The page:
- Travel tips
- 23 May 2021
7 useful suggestions to reduce the risk of losing your luggage at the airport
The fear of losing your luggage during air travel is a phobia that haunts many travellers because this unexpected can ruin your vacation or your business appointment. Can you reduce the risk of losing your luggage? Yes, you can manage some details to minimize the risk of it happening, although I have to note that this is a rare event.
Here below I will list a few useful suggestions to reduce as possible the loss of your luggage. There are many factors that you cannot control, but these useful suggestions depend only on you.
1. Use an easily identifiable luggage
Can you lose the luggage because someone at the arrivals belt has mistakenly taken it for his? Absolutely, yes! I have experienced it with my eyes! Similar luggage can be mistakenly and accidentally switched with yours. Before you leave, put a gadget or an adhesive that will easily stand out. Obviously, you have to tag the luggage with your address and contact details so in case it happens, it can be traced it back to you.
2. Avoid tight connection flights
If you are on a multi-leg flight, make sure that the time between flights is sufficiently acceptable, not only for yourself to board the next flight, but also for your luggage. While you may run like a mad man to your next flight’s gate, your luggage may not make it. You have made it, but your luggage will have to wait for the next flight available. It is one of the main reasons why your luggage won’t make it to the final destination along with you, in respect to a direct flight.
When is a connection flight too tight? For many big airports, less than an hour may be problematic to begin with, but if your first flight begins to run late this problem gets bigger.
I would like to add that some airports are not as organized as they should be and therefore when they have to transfer a luggage from one airplane to another, chances that they won’t be successful get bigger.
3. Show up early at the check-in counter
If you have luggage to check-in, it is better not to present yourself last minute. It is true that you have a specific timeframe to check-in the luggage before your flight’s departure. If you choose to do it at the last minute when the luggage check-in is allowed, this increases the risk of not making it on board, because at certain dates when the airport is crowded, it might happen that the personnel is overwhelmed and might not be able to process it on time.
The suggestion is therefore to present your luggage at the check-in in advance, so that time is sufficient to have it loaded on the right airplane.
4. At check-in make sure that the final destination on the tag placed on the luggage is the correct one
The tendency nowadays is to do electronic do-it-yourself check-ins. It is therefore up to you to insert the correct data for your luggage and print the tag that will accompany it. This new way of check-in makes it even more imperative to double check that the tag printed is indeed the correct one. How? Every airport has an IATA ID code: check that the code of the arrival airport or of a connecting airport are the same with the corresponding codes on your boarding card. The luggage should embark on the same destination.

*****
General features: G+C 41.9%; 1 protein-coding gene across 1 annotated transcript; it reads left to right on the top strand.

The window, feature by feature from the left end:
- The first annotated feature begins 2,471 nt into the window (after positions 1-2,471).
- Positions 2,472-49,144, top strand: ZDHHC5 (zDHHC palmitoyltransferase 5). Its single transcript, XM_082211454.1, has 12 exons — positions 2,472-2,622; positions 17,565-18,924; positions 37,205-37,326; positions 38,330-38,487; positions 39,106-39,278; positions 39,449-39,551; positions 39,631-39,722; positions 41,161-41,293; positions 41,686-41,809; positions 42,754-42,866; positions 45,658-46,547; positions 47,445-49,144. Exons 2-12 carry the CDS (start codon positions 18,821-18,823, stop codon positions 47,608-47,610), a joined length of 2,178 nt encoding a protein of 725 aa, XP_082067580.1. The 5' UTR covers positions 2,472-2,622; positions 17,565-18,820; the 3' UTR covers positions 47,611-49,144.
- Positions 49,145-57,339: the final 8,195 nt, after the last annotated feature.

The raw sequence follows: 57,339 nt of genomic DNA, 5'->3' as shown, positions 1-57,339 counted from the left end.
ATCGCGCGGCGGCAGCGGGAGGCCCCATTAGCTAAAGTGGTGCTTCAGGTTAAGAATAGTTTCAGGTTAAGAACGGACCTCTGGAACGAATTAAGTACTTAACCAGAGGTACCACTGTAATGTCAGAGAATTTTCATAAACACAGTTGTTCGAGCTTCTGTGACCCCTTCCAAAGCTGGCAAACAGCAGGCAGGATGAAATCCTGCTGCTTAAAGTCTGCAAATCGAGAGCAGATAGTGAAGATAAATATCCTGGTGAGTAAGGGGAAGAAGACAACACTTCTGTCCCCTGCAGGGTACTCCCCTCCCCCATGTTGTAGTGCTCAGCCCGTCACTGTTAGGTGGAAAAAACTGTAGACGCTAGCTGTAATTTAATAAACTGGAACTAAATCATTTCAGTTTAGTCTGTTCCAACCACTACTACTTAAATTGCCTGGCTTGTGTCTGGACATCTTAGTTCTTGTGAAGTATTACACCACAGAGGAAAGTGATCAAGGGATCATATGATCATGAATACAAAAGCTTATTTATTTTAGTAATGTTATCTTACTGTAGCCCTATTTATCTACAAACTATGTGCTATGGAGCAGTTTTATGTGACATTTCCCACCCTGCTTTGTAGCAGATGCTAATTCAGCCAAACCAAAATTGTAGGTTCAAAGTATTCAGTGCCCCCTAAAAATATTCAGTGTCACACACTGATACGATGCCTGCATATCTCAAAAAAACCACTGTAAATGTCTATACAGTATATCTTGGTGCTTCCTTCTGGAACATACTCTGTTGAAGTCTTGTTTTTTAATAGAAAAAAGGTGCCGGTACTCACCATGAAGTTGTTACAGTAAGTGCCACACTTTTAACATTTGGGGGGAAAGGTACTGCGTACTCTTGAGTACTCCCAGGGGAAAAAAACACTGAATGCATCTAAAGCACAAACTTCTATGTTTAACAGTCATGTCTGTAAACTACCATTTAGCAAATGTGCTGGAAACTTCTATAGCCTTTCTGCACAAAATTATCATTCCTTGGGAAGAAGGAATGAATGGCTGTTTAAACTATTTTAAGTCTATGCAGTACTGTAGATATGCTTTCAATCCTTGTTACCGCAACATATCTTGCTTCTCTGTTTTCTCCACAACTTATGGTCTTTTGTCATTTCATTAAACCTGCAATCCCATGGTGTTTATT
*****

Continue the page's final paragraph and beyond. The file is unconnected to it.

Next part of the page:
Even if the check-in is done by the airport’s personnel, always check the tag they put on your luggage and on the adhesive that they stick on your boarding card. I am telling you from my personal experience, since once the staff that checked-in my luggage had mistakenly inserted a different single letter at the IATA ID code and therefore modified the final destination of my luggage.
5. Insist that the “PRIORITY” tag is placed
You can ask the check-in personnel to apply the “PRIORITY” tag, but that decision is completely at their discretion. They will not always grant it, but it is worth asking especially if you are on a tight connecting flight (if you were not able to avoid them as suggested before).
One more tag can grab the attention of the operators that load the luggage and maybe it will be loaded ahead, since it will be marked as a priority.
6. Ask at your boarding gate to locate your luggage
In any case and mostly if you are on a multi-leg flight, before you board your next flight you can verify at your boarding gate the whereabouts of your luggage. When the ground handling staff are not loaded with work, you can ask them to check if your luggage is on board and they will tell you if the bar codes of your luggage’s tag have been read by their loading system. If they can confirm that the luggage is on board, you can rest assured that it probably is. If on the other hand you are informed that it is still in transit, have them look it up and process it before you board the plane.
7. The final suggestion: consider it lost and plan as so!
This suggestion will not help you lower the risk of losing your luggage, but you will know what to do if that happens. There are other factors that have nothing to do with you, that contribute in a late arrival of your luggage. For example, the total weight load of the airplanes cannot surpass a certain limit and sometimes some luggage gets “sacrificed” and is left behind to board the next flight.
As hard as you may try not to lose the luggage, a small risk remains always. What can you do? If it happens at the returning home flight, then the damage is limited. But if it happens on your departing flight, you should always think about that risk.
Use your hand luggage and take along some essentials to get you through the waiting, like a pair of underwear, a hair comb, a toothbrush, medication, a change of clothes (if you can fit them), and objects of value that you wouldn’t anyways place in the luggage.
With this “security kit” you will not find yourself unprepared.
Now run and pack that luggage!
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